A news brief on Jill Stanek’s website yesterday featured an article from the California-based Merced Sun-Star. A medical facility called “Women’s Health Specialists” was moving into the community. According to the agreement between building owner Ethan Conrad and the business staff, less than five per cent of the clinic’s activity is abortion-related. However, this did not pacify pro-life residents, who still protest nearby. A particularly sore point for the activists was that “the facility will operate next to a government Women, Infants and Children clinic, which provides nutrition to poor women and their children.” In other words, the so-called medical office is next door to real assistance.
This type of story happens more often than we might realize, but the part of the story that left me flabbergasted was this statement from the building’s owner, Ethan Conrad, who rented space to “Women’s Health Specialists.” He “placed tight restrictions” on the number of abortions “Women’s Health Specialists” could perform because he “didn’t want them to turn into an abortion clinic.” Conrad says he is “surprised that anyone is concerned.” Does he take us for fools? We wouldn’t be satisfied if five abortions took place around the world in the next year. Reducing the number of abortions is a goal both pro-life and pro-choice camps say they agree on (even though in our eyes that number should ultimately be zero).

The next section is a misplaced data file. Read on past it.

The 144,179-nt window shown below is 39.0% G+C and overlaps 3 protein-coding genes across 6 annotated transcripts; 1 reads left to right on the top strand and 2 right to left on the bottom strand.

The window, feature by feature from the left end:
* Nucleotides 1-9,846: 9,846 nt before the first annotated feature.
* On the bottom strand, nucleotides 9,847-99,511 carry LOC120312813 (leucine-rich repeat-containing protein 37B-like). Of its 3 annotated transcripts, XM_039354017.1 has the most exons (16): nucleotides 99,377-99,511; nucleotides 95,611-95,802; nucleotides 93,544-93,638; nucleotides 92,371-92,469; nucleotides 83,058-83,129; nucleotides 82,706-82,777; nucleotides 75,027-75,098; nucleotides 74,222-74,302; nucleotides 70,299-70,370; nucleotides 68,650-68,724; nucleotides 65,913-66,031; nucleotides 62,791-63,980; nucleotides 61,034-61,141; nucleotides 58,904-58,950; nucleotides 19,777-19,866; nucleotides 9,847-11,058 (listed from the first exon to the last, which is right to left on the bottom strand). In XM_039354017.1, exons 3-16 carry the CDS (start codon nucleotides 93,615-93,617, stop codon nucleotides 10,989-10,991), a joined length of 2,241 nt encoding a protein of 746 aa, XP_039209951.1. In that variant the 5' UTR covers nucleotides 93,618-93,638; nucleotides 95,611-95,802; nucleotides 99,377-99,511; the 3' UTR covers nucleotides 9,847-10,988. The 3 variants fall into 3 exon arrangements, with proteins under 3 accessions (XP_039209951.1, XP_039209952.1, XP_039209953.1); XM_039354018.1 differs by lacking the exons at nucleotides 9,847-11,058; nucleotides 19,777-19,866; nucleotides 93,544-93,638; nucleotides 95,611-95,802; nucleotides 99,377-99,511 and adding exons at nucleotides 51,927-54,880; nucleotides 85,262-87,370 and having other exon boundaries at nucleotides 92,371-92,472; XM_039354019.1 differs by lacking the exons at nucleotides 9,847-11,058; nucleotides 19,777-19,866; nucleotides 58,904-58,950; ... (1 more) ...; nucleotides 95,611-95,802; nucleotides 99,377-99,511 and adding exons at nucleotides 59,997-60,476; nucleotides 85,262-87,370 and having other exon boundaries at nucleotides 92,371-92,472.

In a twisted way, Conrad’s logic seems to add up. Imagine a general walk-in clinic. Even though a certain percentage of their services might involve feet, the sign outside still can’t read “Foot Care.” Yet he seems at least unaware that abortion is different from other procedures. Nobody who enters the nutrition centre will be dismembered, decapitated, disemboweled, or otherwise damaged. The owners of the nutrition centre have no reason to hide what takes place there. On the other hand, facilities connected to abortion will always face backlash for their role in a horrific human rights violation.
Taylor Hyatt is a summer student at The Interim.